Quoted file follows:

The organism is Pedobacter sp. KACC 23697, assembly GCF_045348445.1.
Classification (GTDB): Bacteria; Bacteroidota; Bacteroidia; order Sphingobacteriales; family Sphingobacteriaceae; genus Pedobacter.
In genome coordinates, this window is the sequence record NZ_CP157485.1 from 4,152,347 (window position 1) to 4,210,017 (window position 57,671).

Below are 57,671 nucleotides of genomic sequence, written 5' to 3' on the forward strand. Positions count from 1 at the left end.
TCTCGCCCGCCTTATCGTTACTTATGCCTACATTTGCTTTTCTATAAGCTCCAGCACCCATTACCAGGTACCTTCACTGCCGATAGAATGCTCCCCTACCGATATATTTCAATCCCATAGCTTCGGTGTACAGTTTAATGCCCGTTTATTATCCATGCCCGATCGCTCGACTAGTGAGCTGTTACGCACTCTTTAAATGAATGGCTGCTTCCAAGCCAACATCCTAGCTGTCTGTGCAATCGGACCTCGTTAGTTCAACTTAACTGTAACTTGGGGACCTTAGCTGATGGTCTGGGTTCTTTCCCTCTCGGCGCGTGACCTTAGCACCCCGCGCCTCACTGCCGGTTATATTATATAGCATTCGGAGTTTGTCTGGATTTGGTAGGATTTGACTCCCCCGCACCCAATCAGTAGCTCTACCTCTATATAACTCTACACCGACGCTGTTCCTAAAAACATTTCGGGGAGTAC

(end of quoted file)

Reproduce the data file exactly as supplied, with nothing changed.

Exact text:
The organism is Pedobacter sp. KACC 23697, assembly GCF_045348445.1.
Classification (GTDB): Bacteria; Bacteroidota; Bacteroidia; order Sphingobacteriales; family Sphingobacteriaceae; genus Pedobacter.
In genome coordinates, this window is the sequence record NZ_CP157485.1 from 4,152,347 (window position 1) to 4,210,017 (window position 57,671).

Below are 57,671 nucleotides of genomic sequence, written 5' to 3' on the forward strand. Positions count from 1 at the left end.
TCTCGCCCGCCTTATCGTTACTTATGCCTACATTTGCTTTTCTATAAGCTCCAGCACCCATTACCAGGTACCTTCACTGCCGATAGAATGCTCCCCTACCGATATATTTCAATCCCATAGCTTCGGTGTACAGTTTAATGCCCGTTTATTATCCATGCCCGATCGCTCGACTAGTGAGCTGTTACGCACTCTTTAAATGAATGGCTGCTTCCAAGCCAACATCCTAGCTGTCTGTGCAATCGGACCTCGTTAGTTCAACTTAACTGTAACTTGGGGACCTTAGCTGATGGTCTGGGTTCTTTCCCTCTCGGCGCGTGACCTTAGCACCCCGCGCCTCACTGCCGGTTATATTATATAGCATTCGGAGTTTGTCTGGATTTGGTAGGATTTGACTCCCCCGCACCCAATCAGTAGCTCTACCTCTATATAACTCTACACCGACGCTGTTCCTAAAAACATTTCGGGGAGTAC